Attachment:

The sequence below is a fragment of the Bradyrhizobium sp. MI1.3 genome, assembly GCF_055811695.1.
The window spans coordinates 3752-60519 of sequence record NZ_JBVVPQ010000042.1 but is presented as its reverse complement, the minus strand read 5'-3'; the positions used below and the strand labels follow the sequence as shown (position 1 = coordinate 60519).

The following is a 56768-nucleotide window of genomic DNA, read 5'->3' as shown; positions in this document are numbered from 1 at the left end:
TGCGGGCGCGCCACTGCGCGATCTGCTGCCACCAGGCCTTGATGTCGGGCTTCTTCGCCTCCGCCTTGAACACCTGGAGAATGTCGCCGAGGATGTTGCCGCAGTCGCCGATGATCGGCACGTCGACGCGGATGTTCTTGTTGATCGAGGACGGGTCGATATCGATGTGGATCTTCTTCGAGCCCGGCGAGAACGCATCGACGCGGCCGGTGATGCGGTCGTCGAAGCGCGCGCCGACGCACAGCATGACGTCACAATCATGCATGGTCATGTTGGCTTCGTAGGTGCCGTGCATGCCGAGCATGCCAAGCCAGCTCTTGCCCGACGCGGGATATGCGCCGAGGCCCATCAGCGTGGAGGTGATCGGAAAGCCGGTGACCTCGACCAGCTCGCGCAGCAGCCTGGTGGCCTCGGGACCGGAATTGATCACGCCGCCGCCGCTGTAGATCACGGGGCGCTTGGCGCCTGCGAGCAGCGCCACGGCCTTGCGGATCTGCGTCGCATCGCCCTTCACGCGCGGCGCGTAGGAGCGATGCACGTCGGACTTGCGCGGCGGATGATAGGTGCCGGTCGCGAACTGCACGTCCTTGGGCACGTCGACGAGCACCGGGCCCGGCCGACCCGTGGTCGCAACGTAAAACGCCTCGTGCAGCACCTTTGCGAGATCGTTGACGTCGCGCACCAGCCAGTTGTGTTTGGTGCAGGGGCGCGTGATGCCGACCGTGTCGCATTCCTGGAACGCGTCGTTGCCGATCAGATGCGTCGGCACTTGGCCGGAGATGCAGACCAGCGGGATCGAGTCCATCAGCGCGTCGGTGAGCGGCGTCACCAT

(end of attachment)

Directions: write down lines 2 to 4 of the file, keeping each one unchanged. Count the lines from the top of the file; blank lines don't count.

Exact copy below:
The window spans coordinates 3752-60519 of sequence record NZ_JBVVPQ010000042.1 but is presented as its reverse complement, the minus strand read 5'-3'; the positions used below and the strand labels follow the sequence as shown (position 1 = coordinate 60519).

The following is a 56768-nucleotide window of genomic DNA, read 5'->3' as shown; positions in this document are numbered from 1 at the left end:
TGCGGGCGCGCCACTGCGCGATCTGCTGCCACCAGGCCTTGATGTCGGGCTTCTTCGCCTCCGCCTTGAACACCTGGAGAATGTCGCCGAGGATGTTGCCGCAGTCGCCGATGATCGGCACGTCGACGCGGATGTTCTTGTTGATCGAGGACGGGTCGATATCGATGTGGATCTTCTTCGAGCCCGGCGAGAACGCATCGACGCGGCCGGTGATGCGGTCGTCGAAGCGCGCGCCGACGCACAGCATGACGTCACAATCATGCATGGTCATGTTGGCTTCGTAGGTGCCGTGCATGCCGAGCATGCCAAGCCAGCTCTTGCCCGACGCGGGATATGCGCCGAGGCCCATCAGCGTGGAGGTGATCGGAAAGCCGGTGACCTCGACCAGCTCGCGCAGCAGCCTGGTGGCCTCGGGACCGGAATTGATCACGCCGCCGCCGCTGTAGATCACGGGGCGCTTGGCGCCTGCGAGCAGCGCCACGGCCTTGCGGATCTGCGTCGCATCGCCCTTCACGCGCGGCGCGTAGGAGCGATGCACGTCGGACTTGCGCGGCGGATGATAGGTGCCGGTCGCGAACTGCACGTCCTTGGGCACGTCGACGAGCACCGGGCCCGGCCGACCCGTGGTCGCAACGTAAAACGCCTCGTGCAGCACCTTTGCGAGATCGTTGACGTCGCGCACCAGCCAGTTGTGTTTGGTGCAGGGGCGCGTGATGCCGACCGTGTCGCATTCCTGGAACGCGTCGTTGCCGATCAGATGCGTCGGCACTTGGCCGGAGATGCAGACCAGCGGGATCGAGTCCATCAGCGCGTCGGTGAGCGGCGTCACCAT